Responsibilities of Offshore Outreach Officers on the JOIDES Resolution
JOIDES Resolution expeditions are 2-month long projects that aim to answer a set of scientific questions using sediment/rock samples and data collected from below the seafloor. Each expedition sails with ~30 scientists, ~25 technical staff, and 65 crew who work together to achieve the expedition objectives. The pace of work can be intense and each person on board is given a specific set of tasks. The science group typically includes 1–2 outreach officers whose mission is to convey the excitement of International Ocean Discovery Program (IODP) expeditions and the impact of their scientific discoveries to the public.
- raise awareness about the science obtained through ocean floor exploration and its central role in our understanding of the Earth's past, present, and future;
- inspire and prepare students for careers in science, technology, engineering, and math;
- facilitate and develop learning programs and materials based on fundamental Earth system science concepts; and
- use authentic data, inquiry-centered activities, and interdisciplinary explorations drawn from the scientists and technologies of JOIDES Resolution expeditions.
A. General Responsibilities
Outreach Officers have a number of primary responsibilities that contribute to the overall success of the expedition and IODP’s mission, as summarized below. Additional deliverables may be specified by the US Science Support Program (USSSP) or other sponsoring organizations (see Postexpedition section).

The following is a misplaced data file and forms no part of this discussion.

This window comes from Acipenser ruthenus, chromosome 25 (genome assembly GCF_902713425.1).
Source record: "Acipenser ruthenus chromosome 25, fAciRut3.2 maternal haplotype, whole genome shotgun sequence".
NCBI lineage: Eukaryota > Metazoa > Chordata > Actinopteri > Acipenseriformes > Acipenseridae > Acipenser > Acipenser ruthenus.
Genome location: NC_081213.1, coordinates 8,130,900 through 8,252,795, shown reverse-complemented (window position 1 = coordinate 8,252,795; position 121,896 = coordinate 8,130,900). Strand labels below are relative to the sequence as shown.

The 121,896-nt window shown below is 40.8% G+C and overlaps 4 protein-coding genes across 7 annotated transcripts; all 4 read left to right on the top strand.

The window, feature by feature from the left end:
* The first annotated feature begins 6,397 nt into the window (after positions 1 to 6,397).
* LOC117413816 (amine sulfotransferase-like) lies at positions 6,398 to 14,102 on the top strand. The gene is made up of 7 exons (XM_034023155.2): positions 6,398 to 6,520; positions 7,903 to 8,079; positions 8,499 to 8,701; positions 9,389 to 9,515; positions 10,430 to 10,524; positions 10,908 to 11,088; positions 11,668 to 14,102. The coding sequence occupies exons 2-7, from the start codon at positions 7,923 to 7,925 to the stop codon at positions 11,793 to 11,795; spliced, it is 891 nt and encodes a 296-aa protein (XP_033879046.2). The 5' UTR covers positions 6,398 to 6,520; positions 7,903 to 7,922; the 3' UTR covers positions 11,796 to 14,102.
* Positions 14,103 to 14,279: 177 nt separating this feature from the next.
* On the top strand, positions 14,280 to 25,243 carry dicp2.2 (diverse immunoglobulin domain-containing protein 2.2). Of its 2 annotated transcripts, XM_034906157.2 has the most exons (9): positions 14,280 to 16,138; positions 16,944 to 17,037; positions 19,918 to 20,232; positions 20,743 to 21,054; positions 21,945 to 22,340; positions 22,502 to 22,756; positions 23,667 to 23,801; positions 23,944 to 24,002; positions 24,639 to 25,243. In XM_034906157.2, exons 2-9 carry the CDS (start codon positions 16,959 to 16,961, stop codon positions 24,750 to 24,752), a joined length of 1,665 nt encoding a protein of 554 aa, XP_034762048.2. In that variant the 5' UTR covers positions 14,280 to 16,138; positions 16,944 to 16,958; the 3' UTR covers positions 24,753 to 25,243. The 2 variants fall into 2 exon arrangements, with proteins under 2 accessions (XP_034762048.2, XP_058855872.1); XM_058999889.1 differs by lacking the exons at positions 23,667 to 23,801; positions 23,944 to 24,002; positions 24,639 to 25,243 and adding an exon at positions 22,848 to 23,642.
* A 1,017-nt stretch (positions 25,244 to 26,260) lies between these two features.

Each Outreach Officer is encouraged to become familiar with the scientific objectives of the expedition as outlined in the Scientific Prospectus. Additional background information may be obtained from the Co-Chief Scientists, Expedition Project Manager (EPM), or other members of the science party.
Work shifts are 12 hours a day, 7 days per week for the duration of the expedition, and typically extend from noon to midnight or from midnight to noon. Shift assignments are made by the EPM and Co-Chief Scientists, but there is flexibility so Outreach Officers can best achieve their duties. Occasionally, shifts extend longer than 12 hours, when meetings or other activities require it.
Outreach officers are required to provide reports summarizing their shipboard activities to the Co-Chief Scientists and EPM. These include ~8 weekly summaries and a brief summary of outreach activities at the end of the expedition. The latter is published in the Preliminary Report ~2 months postcruise. An additional comprehensive report may be required by the sponsoring organization.